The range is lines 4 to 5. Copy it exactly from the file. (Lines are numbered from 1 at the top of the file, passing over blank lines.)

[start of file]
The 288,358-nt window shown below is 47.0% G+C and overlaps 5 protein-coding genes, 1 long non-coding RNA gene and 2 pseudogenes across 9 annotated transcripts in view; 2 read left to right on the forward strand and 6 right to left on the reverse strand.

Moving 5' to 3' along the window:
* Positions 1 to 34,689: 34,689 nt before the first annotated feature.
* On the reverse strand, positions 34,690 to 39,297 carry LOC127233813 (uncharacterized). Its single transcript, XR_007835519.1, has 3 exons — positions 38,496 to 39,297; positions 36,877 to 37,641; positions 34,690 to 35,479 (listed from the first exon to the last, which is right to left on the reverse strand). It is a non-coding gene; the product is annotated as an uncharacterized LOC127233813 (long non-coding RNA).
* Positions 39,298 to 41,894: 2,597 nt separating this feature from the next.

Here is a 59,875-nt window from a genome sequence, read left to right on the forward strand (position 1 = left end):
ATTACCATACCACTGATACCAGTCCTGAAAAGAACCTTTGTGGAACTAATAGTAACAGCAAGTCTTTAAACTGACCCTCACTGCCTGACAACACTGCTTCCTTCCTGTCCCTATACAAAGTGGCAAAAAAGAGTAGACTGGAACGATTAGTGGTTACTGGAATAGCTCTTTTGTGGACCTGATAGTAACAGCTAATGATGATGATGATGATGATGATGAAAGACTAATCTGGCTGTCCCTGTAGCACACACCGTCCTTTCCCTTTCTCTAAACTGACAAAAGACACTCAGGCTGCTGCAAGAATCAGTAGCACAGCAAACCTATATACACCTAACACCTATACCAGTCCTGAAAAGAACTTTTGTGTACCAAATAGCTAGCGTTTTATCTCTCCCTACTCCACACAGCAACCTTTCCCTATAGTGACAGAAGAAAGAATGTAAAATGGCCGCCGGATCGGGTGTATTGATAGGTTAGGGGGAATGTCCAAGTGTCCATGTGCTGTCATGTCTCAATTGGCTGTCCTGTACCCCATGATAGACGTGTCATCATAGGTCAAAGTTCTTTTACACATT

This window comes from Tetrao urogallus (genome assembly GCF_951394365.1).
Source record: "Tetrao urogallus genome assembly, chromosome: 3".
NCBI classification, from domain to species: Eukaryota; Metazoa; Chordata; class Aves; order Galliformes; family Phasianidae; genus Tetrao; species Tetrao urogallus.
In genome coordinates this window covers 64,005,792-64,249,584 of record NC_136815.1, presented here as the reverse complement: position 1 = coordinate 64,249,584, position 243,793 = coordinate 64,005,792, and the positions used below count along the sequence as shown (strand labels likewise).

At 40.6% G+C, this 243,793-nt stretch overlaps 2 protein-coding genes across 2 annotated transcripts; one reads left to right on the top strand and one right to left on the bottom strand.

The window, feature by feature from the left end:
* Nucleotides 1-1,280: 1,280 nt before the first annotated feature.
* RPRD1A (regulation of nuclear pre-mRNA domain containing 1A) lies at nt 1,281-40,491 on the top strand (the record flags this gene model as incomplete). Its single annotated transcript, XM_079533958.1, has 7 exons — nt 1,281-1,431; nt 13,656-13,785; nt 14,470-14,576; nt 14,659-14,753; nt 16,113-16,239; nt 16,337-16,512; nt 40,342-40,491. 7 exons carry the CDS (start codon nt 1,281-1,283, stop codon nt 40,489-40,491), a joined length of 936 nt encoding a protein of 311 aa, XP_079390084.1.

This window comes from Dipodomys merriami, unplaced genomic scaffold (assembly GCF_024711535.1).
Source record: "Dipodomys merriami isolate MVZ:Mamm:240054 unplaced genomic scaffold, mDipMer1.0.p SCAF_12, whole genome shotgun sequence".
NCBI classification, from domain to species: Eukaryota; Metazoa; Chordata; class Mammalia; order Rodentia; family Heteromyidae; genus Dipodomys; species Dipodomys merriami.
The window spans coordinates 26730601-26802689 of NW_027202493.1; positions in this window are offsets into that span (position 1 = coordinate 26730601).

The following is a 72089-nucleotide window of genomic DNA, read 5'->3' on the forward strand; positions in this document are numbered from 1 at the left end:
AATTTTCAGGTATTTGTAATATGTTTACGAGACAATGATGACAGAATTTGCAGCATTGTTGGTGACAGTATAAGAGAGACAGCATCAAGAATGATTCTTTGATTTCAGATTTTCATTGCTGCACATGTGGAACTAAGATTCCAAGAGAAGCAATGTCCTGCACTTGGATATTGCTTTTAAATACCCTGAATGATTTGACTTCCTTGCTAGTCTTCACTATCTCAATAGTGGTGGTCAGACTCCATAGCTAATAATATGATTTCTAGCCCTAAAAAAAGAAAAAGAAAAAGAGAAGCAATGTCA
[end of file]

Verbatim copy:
* On the reverse strand, positions 34,690 to 39,297 carry LOC127233813 (uncharacterized). Its single transcript, XR_007835519.1, has 3 exons — positions 38,496 to 39,297; positions 36,877 to 37,641; positions 34,690 to 35,479 (listed from the first exon to the last, which is right to left on the reverse strand). It is a non-coding gene; the product is annotated as an uncharacterized LOC127233813 (long non-coding RNA).
* Positions 39,298 to 41,894: 2,597 nt separating this feature from the next.